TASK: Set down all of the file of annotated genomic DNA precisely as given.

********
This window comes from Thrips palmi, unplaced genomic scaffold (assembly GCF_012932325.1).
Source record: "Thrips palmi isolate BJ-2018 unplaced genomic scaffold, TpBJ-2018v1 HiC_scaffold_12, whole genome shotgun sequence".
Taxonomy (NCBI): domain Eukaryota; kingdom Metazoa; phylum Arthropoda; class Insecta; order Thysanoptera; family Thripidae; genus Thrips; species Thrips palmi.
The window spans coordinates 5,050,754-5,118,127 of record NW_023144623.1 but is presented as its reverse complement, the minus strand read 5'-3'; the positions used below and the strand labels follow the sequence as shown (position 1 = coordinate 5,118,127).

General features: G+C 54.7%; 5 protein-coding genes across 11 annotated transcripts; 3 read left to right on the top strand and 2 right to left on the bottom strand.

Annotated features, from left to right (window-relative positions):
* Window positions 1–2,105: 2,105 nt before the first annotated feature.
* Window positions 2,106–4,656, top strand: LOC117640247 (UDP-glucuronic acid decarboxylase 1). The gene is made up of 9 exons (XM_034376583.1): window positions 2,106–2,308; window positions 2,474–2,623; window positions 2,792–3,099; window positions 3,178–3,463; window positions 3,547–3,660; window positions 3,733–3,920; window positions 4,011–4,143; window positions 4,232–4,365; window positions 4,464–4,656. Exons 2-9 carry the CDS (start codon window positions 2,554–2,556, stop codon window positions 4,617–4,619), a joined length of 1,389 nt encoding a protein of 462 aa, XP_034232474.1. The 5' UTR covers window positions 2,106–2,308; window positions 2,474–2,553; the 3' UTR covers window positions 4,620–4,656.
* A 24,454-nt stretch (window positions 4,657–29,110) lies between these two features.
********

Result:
This window comes from Thrips palmi, unplaced genomic scaffold (assembly GCF_012932325.1).
Source record: "Thrips palmi isolate BJ-2018 unplaced genomic scaffold, TpBJ-2018v1 HiC_scaffold_12, whole genome shotgun sequence".
Taxonomy (NCBI): domain Eukaryota; kingdom Metazoa; phylum Arthropoda; class Insecta; order Thysanoptera; family Thripidae; genus Thrips; species Thrips palmi.
The window spans coordinates 5,050,754-5,118,127 of record NW_023144623.1 but is presented as its reverse complement, the minus strand read 5'-3'; the positions used below and the strand labels follow the sequence as shown (position 1 = coordinate 5,118,127).

General features: G+C 54.7%; 5 protein-coding genes across 11 annotated transcripts; 3 read left to right on the top strand and 2 right to left on the bottom strand.

Annotated features, from left to right (window-relative positions):
* Window positions 1–2,105: 2,105 nt before the first annotated feature.
* Window positions 2,106–4,656, top strand: LOC117640247 (UDP-glucuronic acid decarboxylase 1). The gene is made up of 9 exons (XM_034376583.1): window positions 2,106–2,308; window positions 2,474–2,623; window positions 2,792–3,099; window positions 3,178–3,463; window positions 3,547–3,660; window positions 3,733–3,920; window positions 4,011–4,143; window positions 4,232–4,365; window positions 4,464–4,656. Exons 2-9 carry the CDS (start codon window positions 2,554–2,556, stop codon window positions 4,617–4,619), a joined length of 1,389 nt encoding a protein of 462 aa, XP_034232474.1. The 5' UTR covers window positions 2,106–2,308; window positions 2,474–2,553; the 3' UTR covers window positions 4,620–4,656.
* A 24,454-nt stretch (window positions 4,657–29,110) lies between these two features.